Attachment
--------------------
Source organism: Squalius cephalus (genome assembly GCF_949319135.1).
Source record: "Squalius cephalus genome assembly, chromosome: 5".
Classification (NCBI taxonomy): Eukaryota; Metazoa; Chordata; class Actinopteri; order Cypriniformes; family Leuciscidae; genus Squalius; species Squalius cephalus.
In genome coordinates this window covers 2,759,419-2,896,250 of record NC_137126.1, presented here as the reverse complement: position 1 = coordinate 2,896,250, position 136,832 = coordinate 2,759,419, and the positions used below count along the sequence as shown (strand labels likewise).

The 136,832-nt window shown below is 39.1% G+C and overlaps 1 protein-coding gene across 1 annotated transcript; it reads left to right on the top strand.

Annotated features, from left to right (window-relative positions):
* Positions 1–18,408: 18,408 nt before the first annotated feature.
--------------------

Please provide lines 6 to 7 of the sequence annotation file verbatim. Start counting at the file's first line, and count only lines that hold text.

Annotated features, from left to right (window-relative positions):
* Positions 1–18,408: 18,408 nt before the first annotated feature.